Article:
Jabulile Ngwenya is the Co-founder and representative of Raspberry Prose –writing school and writing services. Some of her works has appeared in a commercial for Vuyo Mbuli’s company and also various travel features for Sawubona South African Airlines magazine.
She is also the Co-founder/Publisher/Editor of women’s online magazine SenseOnline.co.za. Jabulile is also a Communications specialist for small and medium-sized enterprises – websites, brochures, pamphlets, newsletters.
Victoria: What is storytelling?
Jabulile Ngwenya: Storytelling is the art of sharing tales of history, culture, heritage, omens, spirit, rituals, desires and challenges. When I talk of African stories I talk of people’s stories. I don’t believe you can separate people from stories. For every person on this planet, whoever was on this planet and perhaps for those who will come, there is a story. When searching for stories, look to the person next to you.
Victoria: Why was music and storytelling important in African societies?
Jabulile Ngwenya: Music often accompanies storytelling. Music is another practice of storytelling. Musical instruments speak to the natural forms of life on earth and perhaps in the spirit world. There are instruments you will find that echo the notes of animals, of air, wind, trees. Drums have always been powerful story accompaniments. They call to people, an audience. They call to the spiritual realm. They are often seen as the heartbeat of all forms of life.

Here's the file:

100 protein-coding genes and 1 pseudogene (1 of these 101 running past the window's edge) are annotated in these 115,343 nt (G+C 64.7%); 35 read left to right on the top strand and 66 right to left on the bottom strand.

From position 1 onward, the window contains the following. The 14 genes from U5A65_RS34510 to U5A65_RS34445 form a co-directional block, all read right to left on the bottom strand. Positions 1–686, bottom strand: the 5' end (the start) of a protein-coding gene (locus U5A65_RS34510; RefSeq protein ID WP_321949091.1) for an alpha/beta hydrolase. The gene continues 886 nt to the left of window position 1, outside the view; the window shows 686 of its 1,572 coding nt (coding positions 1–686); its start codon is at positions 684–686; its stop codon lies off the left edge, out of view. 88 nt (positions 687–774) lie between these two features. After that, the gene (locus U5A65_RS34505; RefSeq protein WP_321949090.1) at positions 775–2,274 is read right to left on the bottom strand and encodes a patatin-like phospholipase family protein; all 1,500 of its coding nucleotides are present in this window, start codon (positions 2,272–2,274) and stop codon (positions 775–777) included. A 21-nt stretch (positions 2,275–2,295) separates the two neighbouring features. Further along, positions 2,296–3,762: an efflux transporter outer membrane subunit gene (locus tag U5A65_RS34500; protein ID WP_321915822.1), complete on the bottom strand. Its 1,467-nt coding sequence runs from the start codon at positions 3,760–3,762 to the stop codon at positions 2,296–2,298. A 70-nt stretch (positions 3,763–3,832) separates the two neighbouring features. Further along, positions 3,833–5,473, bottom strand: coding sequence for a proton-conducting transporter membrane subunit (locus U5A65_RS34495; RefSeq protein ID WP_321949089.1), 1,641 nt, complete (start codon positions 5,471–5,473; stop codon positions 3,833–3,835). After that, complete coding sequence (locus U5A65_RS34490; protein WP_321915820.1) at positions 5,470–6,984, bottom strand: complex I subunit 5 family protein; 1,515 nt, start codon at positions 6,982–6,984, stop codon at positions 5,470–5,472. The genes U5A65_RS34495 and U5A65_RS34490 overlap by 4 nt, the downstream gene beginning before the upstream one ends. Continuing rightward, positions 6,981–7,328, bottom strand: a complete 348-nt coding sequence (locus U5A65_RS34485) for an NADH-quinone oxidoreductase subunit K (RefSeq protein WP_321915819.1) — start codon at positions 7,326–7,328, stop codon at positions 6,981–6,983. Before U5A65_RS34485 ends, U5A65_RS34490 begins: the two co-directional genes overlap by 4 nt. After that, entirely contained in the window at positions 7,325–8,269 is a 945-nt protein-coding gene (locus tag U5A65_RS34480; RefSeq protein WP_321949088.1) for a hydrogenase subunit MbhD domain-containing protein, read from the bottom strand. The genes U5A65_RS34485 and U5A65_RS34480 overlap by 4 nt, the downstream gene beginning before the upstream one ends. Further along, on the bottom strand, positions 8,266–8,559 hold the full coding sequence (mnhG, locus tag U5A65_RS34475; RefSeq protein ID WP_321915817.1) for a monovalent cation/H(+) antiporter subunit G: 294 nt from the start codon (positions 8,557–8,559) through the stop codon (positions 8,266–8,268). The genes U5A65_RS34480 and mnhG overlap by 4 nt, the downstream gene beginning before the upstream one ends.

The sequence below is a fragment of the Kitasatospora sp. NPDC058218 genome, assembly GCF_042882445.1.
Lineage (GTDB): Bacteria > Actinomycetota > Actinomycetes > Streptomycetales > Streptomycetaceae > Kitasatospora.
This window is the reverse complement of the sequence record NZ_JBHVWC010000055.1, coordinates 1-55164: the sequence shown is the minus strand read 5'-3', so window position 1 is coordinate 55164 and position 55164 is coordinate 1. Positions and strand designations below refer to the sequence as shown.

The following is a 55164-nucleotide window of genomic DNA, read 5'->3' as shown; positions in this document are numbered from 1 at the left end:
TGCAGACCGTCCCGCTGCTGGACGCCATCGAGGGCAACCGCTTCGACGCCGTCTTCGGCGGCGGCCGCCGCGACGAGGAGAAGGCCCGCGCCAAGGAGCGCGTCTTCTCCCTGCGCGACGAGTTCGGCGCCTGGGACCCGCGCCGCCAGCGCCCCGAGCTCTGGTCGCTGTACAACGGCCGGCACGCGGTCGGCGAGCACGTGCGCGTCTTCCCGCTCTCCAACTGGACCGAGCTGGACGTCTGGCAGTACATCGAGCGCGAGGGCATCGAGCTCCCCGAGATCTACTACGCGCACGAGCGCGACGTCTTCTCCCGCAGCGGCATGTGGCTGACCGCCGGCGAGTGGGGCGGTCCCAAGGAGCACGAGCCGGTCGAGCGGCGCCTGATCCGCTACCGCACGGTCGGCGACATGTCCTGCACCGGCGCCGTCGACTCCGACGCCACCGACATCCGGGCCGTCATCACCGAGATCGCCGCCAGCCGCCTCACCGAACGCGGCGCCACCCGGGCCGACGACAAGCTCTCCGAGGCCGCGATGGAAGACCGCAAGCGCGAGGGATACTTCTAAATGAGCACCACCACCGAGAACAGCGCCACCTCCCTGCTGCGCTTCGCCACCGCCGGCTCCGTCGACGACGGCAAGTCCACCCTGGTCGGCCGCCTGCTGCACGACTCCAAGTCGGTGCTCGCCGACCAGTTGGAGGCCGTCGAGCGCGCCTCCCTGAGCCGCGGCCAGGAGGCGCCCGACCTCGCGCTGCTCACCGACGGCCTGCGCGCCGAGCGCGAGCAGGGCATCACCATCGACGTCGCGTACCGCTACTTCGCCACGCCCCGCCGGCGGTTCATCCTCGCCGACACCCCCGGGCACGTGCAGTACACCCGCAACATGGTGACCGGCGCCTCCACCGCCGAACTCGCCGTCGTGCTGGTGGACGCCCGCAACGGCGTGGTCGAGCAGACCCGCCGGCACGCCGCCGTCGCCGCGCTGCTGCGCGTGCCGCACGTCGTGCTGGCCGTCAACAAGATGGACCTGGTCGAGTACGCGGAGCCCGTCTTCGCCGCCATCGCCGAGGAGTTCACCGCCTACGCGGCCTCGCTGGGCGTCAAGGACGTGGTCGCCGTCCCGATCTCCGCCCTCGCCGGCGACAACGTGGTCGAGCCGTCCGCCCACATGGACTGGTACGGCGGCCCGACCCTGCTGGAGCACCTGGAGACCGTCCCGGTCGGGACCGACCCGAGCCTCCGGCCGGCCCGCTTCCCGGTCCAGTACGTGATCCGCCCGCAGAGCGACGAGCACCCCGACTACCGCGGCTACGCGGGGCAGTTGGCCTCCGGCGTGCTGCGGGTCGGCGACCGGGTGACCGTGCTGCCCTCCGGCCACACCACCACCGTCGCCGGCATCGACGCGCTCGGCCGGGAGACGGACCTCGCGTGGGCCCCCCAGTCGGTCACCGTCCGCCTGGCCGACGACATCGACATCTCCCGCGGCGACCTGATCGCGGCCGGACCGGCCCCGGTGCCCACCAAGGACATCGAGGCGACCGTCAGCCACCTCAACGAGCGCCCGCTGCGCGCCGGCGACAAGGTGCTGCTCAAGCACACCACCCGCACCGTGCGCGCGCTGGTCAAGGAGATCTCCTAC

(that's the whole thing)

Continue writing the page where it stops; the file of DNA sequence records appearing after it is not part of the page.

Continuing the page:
Victoria: Who is a griot?
Jabulile Ngwenya: Griots are historically West African historians and social commentators who orate the traditions, cultures, heritages of a people using music, poetry, and traditional storytelling. They hold the foundation of a people’s history, present and future. They are also skilled musicians and travel from place to place reminding people of their culture, counseling chiefs and kings. Read African Music, A People’s Art by Francis Bebey to learn more about griots.
Victoria: Are griots still present in Africa?
Jabulile Ngwenya: Yes, griots are still present in Africa in the historical sense. There have been many references made to griots in literature, film and theatre. However, I do believe that in many parts of the continent, the art of storytelling has evolved, which means that being a griot can be attributed to modern-day artists, singers, praise-singers, poets, artists and musicians. Bakari Sumano was head of Malian association of griots (wandering poet-musicians) from 1994 until his death. Youssou N’Dour, Mansour Seck, Nuru Kane, Yacouba Moumouni and Noura Mint Seymali are some well-known West African griots. I also believe that Gcina Mhlophe, Lebo Mashile are modern-day griots.
Victoria: How can one keep the tradition of African Storytelling alive?